Our house becomes a mess everyday, but we clean it up almost every night after dinner and it only takes about 30 minutes for the living areas to be clean if we all work together.  The problem is that when baseball starts our evenings will be in the ball fields unless I stay home and clean up, which I may decide to do.  But it may be better to move the clean up time to earlier in the day.  I just prefer to do it when my husband is not focused on work because there is far less messing around when he is involved.  


Our life has been more of a situation where I have a list of 10 things every day that I want to get done and I go about my day doing those things and interact with my children as they join with me or as they invite me to do something with them.  I try as much as possible to always stop what I am doing and do whatever it is they want me to do with them whether that is a picnic, a story, a game, or a conversation.  And they often want to join me to cook meals or do yoga or run errands.  In case you are curious, the ten things I try to get done are:


1. yoga

2. chores (laundry, make my bed, clean my bathroom)

3. hygiene (including brushing their hair and teeth)

4. one to do item or errand

5.personal study or hobby time

6. devotional

7. prayer

8. family time

9. read aloud

10. time with my husband


Public school is not an option.  I don't need to be plugged in with lots of families, but a few like-minded ones would be nice.  The high school is like 15 miles away and the schools here are not doing well.  The teachers may be very nice and the families might be ok (I don't want to judge since I don't know them), but academically it isn't a good situation.  There is actually a classical charter school nearby that I think goes up to 8th grade, but we'd have to get them in there (lottery system) and it would probably have very high expectations and lots of homework.  The reason I am not as interested in that (besides all the homework) is that my kids would be separated all day.  At the little ACE school they would all be together and have breaks and lunch and PE together.  It is like a little family there.  I don't want my children to lose their bond with each other.  There is nothing more precious than that to me.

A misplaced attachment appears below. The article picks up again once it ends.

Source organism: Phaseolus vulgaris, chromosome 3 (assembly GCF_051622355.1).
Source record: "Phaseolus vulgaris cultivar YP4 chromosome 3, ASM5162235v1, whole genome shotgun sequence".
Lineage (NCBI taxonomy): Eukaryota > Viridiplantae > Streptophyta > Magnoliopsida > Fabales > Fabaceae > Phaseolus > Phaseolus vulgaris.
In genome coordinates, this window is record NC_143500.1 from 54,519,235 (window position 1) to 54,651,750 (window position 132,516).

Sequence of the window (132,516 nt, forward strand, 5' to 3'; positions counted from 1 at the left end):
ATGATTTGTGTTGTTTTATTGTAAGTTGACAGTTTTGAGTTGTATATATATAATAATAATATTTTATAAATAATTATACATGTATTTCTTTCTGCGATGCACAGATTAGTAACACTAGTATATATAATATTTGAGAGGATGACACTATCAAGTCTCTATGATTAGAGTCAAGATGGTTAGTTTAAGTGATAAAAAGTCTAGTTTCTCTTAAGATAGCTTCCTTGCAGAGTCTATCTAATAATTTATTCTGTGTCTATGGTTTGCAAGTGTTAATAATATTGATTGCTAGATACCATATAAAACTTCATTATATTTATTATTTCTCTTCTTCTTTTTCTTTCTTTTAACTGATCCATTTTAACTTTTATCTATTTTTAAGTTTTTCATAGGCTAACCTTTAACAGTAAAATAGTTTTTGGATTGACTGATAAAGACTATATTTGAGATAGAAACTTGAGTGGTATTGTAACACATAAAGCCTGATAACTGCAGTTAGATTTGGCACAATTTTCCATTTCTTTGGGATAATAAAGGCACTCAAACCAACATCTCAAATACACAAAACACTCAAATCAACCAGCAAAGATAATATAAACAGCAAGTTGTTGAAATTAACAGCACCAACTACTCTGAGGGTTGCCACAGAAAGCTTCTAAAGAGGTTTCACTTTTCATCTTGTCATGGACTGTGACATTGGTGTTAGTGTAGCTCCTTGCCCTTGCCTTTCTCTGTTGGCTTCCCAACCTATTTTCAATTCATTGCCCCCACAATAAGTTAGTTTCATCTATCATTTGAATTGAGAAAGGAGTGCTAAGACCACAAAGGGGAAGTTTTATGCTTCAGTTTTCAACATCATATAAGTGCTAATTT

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Also, if my older kids were in school, I would still have to teach my 6 year old and 4 year old and maybe even my 7 year old because I'm not sure she reads well enough to start there.  She would have to pass their reading test to get in.  Plus I would be taking care of my 2 year old.  So my hands would still be full at home with the oldest three or four gone most of the day.  Money and my husband's thoughts are the real barrier.  

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I talked to my husband more about all of this last night.  He told me to just start slowly.  So I think we will begin by having all of us copy what the oldest will be doing first thing in the morning, even if we are in our pjs.  We will do the pledges and read aloud together the chapter of the Bible her school is doing and then pray together.  Then my two boys will sit down and do their Teaching Textbooks lesson and read a classic (they'll have to take turns with the computer).  Eventually we will add a music theory program for them.  And I want to do Reading Master Plus which works on spelling, reading comprehension and speed, math drills, and typing.  And Rosetta Stone Hebrew and Reading.  These are all on the computer so they won't need me to do much.  We can try to follow the school schedule little by little with break times and work times.  When we add Reading Master Plus we can add in my fourth child and when we get Rosetta Stone Reading we can add in my fifth and maybe sixth child.  That will give them Bible, math, reading, spelling, typing, foreign language, and music.  ACE has an art elective for elementary that we can do, too.  Once all of that is going smoothly, we can think about adding paces.  The computer programs obviously don't include writing, so I will have them do some copywork or a written narration from their current classic when they finish it (or if it has stories they can do one for each story), or a journal entry or letter to someone.  My six and seven year old already know how to write their letters and how to write lowercase in cursive, though they may need a refresher.  I only have my 4 year old to teach handwriting to.  If/when we do paces we can have them give us an oral report or a written narration and we may keep their tests for reviewing what they learned in previous paces.  I think I can handle a slow ramping up like this.....

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Whoever responds to this, please know that this is just an explosion of my thoughts at this moment and please be kind.  And please don't insult ACE.  I know all about the negatives.  It won't be helpful right now.  I don't even have an actual question right now.  I'm just......lost.


My best friend homeschooled all three of her kids using ACE. All three are productive adults now pursuing various careers, two with college degrees (The youngest has not yet finished)